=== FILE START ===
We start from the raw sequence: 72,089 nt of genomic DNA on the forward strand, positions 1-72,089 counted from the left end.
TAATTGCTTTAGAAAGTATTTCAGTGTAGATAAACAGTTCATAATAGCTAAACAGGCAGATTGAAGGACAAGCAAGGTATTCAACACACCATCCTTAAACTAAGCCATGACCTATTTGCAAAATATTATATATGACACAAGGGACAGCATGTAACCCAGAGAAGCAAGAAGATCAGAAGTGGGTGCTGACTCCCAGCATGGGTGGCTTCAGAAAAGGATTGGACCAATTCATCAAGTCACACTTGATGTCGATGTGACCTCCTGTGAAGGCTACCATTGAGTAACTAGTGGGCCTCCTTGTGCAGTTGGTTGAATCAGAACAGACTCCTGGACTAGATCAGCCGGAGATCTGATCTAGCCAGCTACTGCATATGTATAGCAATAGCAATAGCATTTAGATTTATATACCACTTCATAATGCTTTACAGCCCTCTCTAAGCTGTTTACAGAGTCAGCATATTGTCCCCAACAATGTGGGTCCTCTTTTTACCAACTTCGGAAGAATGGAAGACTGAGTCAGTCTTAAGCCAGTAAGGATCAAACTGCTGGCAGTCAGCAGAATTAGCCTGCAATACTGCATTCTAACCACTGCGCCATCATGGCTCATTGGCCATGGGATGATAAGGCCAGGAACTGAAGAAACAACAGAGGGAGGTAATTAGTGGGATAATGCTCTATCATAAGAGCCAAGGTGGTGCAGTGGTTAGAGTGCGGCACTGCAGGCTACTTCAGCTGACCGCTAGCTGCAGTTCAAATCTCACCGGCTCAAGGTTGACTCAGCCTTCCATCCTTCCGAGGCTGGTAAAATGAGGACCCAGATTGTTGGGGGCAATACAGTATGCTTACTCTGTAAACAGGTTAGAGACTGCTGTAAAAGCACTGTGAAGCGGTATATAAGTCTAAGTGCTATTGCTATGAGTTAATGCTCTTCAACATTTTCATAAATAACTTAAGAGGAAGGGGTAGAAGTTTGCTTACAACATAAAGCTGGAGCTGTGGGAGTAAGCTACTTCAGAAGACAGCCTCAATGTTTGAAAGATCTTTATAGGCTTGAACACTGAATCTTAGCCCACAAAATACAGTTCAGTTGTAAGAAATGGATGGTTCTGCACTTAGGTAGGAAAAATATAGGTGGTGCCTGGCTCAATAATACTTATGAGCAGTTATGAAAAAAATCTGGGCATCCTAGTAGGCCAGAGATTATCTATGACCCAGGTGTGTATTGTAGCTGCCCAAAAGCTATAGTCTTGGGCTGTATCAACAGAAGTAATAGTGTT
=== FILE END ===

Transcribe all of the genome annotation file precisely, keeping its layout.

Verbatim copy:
We start from the raw sequence: 72,089 nt of genomic DNA on the forward strand, positions 1-72,089 counted from the left end.
TAATTGCTTTAGAAAGTATTTCAGTGTAGATAAACAGTTCATAATAGCTAAACAGGCAGATTGAAGGACAAGCAAGGTATTCAACACACCATCCTTAAACTAAGCCATGACCTATTTGCAAAATATTATATATGACACAAGGGACAGCATGTAACCCAGAGAAGCAAGAAGATCAGAAGTGGGTGCTGACTCCCAGCATGGGTGGCTTCAGAAAAGGATTGGACCAATTCATCAAGTCACACTTGATGTCGATGTGACCTCCTGTGAAGGCTACCATTGAGTAACTAGTGGGCCTCCTTGTGCAGTTGGTTGAATCAGAACAGACTCCTGGACTAGATCAGCCGGAGATCTGATCTAGCCAGCTACTGCATATGTATAGCAATAGCAATAGCATTTAGATTTATATACCACTTCATAATGCTTTACAGCCCTCTCTAAGCTGTTTACAGAGTCAGCATATTGTCCCCAACAATGTGGGTCCTCTTTTTACCAACTTCGGAAGAATGGAAGACTGAGTCAGTCTTAAGCCAGTAAGGATCAAACTGCTGGCAGTCAGCAGAATTAGCCTGCAATACTGCATTCTAACCACTGCGCCATCATGGCTCATTGGCCATGGGATGATAAGGCCAGGAACTGAAGAAACAACAGAGGGAGGTAATTAGTGGGATAATGCTCTATCATAAGAGCCAAGGTGGTGCAGTGGTTAGAGTGCGGCACTGCAGGCTACTTCAGCTGACCGCTAGCTGCAGTTCAAATCTCACCGGCTCAAGGTTGACTCAGCCTTCCATCCTTCCGAGGCTGGTAAAATGAGGACCCAGATTGTTGGGGGCAATACAGTATGCTTACTCTGTAAACAGGTTAGAGACTGCTGTAAAAGCACTGTGAAGCGGTATATAAGTCTAAGTGCTATTGCTATGAGTTAATGCTCTTCAACATTTTCATAAATAACTTAAGAGGAAGGGGTAGAAGTTTGCTTACAACATAAAGCTGGAGCTGTGGGAGTAAGCTACTTCAGAAGACAGCCTCAATGTTTGAAAGATCTTTATAGGCTTGAACACTGAATCTTAGCCCACAAAATACAGTTCAGTTGTAAGAAATGGATGGTTCTGCACTTAGGTAGGAAAAATATAGGTGGTGCCTGGCTCAATAATACTTATGAGCAGTTATGAAAAAAATCTGGGCATCCTAGTAGGCCAGAGATTATCTATGACCCAGGTGTGTATTGTAGCTGCCCAAAAGCTATAGTCTTGGGCTGTATCAACAGAAGTAATAGTGTT